52 ARTISTS 52 ACTIONS launching online at Artspace, 18 May

Kaylene Whiskey, Dolly’s Song, 2019, single channel digital video with sound, 1 min 56 sec, Courtesy the artist and Iwantja Arts

Artspace in Sydney is an independent, not-for-profit contemporary art space, established in 1983 with the vision to provide a place for artists to produce art through risk, experimentation and innovation across a multi-platform program for the development of new commissions, exhibitions, performances, artist residencies, public programs, publishing and advocacy, and is a leading institution supporting contemporary art in the Asia-Pacific.

The Artspace program has of course been disrupted by the advent of the Covid-19 pandemic, but in light of this, the organisation has been working on another year-long delivery of the ‘52 ARTISTS 52 ACTIONS’ project. Originally posted on Instagram for the first time in 2018-19, ‘52 ARTISTS 52 ACTIONS’ was designed to engage artists across the Asia-Pacific region to produce politically minded art for online presentation.

Radha Labia making Jamu at Burn All The Books That Call You The Unknown curated by Fadescha. Photograph: Andrew Vincent. Courtesy the artist and Artspace, Sydney

Artspace’s website and Instagram channels will light up in festival mode from May 18 for ’52 ARTISTS 52 ACTIONS’ 2020-21 with a diverse program of live performances, photography, video, sound and text-based works, as well as interventions and digital public programs, with a focus on Australian artists and the importance of their creative practice in relation to society and culture and how it can be an active accomplice for change in uncertain times.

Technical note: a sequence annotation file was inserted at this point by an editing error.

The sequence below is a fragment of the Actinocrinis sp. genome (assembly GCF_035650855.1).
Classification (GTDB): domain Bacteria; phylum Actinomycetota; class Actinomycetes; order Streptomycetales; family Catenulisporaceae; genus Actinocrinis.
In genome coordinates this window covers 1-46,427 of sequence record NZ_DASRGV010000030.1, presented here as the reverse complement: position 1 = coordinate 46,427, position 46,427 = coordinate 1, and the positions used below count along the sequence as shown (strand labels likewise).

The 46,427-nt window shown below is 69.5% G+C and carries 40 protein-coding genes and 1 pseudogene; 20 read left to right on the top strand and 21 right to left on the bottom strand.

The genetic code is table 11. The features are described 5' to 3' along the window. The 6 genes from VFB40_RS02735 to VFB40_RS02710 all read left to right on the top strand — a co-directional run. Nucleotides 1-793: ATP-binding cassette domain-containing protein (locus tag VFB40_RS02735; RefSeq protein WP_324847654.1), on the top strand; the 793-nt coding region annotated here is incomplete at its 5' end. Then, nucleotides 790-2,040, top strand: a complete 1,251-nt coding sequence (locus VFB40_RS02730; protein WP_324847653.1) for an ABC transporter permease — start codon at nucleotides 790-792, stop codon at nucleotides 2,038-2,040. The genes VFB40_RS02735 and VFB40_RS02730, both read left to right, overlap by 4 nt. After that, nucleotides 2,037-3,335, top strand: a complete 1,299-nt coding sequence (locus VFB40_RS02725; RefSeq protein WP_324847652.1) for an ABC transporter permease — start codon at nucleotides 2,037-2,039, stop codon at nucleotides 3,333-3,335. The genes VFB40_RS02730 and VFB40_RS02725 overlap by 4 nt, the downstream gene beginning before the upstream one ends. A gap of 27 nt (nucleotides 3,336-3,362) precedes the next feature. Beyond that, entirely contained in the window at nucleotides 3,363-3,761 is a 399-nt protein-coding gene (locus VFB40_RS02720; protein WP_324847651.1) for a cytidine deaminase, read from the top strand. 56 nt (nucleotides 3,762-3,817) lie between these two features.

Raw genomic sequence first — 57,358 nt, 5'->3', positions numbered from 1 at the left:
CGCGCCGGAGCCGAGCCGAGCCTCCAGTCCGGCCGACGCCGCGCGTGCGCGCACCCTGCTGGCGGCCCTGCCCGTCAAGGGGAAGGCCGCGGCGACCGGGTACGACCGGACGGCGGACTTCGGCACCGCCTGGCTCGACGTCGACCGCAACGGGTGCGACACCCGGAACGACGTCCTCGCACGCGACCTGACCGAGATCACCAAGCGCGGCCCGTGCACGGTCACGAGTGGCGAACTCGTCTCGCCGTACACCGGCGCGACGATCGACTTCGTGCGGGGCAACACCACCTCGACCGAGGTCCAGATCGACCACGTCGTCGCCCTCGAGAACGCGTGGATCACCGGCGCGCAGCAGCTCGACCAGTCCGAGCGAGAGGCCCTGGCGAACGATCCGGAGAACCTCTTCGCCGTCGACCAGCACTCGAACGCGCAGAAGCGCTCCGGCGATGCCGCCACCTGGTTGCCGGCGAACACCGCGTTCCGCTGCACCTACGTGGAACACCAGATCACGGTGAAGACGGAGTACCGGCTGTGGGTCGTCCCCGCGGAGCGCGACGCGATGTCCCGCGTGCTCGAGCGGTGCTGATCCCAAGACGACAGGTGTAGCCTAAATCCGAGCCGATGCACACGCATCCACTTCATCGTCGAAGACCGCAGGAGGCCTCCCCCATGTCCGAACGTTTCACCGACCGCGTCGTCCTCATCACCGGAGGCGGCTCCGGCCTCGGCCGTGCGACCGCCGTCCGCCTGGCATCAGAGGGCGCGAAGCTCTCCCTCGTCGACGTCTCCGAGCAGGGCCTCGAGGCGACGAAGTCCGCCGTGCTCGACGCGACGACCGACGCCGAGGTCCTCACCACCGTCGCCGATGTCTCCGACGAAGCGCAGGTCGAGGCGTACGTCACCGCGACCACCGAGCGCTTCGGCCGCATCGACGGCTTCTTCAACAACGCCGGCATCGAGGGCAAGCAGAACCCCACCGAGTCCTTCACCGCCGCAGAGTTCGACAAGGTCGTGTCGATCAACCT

The first practitioners have been announced with visual artist James Tylor kicking off the event with his newly developed work, followed by artists Abdul Abdullah, Brook Andrew, Bankstown Poetry Slam, Archie Barry, Johnathon World Peace Bush (Jilamara Arts), Rainbow Chan, Erin Coates, Ruha Fifita, Henri Papin (Meijers & Walsh), Hayley Millar-Baker, Jason Phu, Stelarc, Tyza Stewart, Shahmen Suku (Radha) and Kaylene Whiskey. Tylor’s multi-disciplinary arts practice voices his ideas about Australia’s cultural and social histories and the ongoing effect it has on Australian identity. New artists will be announced as the weeks go by.

James Tylor, Australian Indigenous Raspberries, Instagram post for 52 ARTISTS 52 ACTIONS, January 2019. Courtesy the artist and Artspace, Sydney

Artspace is supporting each artist with $1,000 for the creation of a new work and are rolling out the red carpet to showcase Australian artists on the global stage, in the digital realm. “Through this expansive new commissioning series, we are not only aiming to provide stimulus for Australian artists, but to offer insight into artistic practice here as we move through a period marked by uncertainty,” said Artspace’s Executive Director Alexie Glass-Kantor.

Follow Artspace and 52 ARTISTS 52 ACTIONS on Instagram to watch the creativity unfold.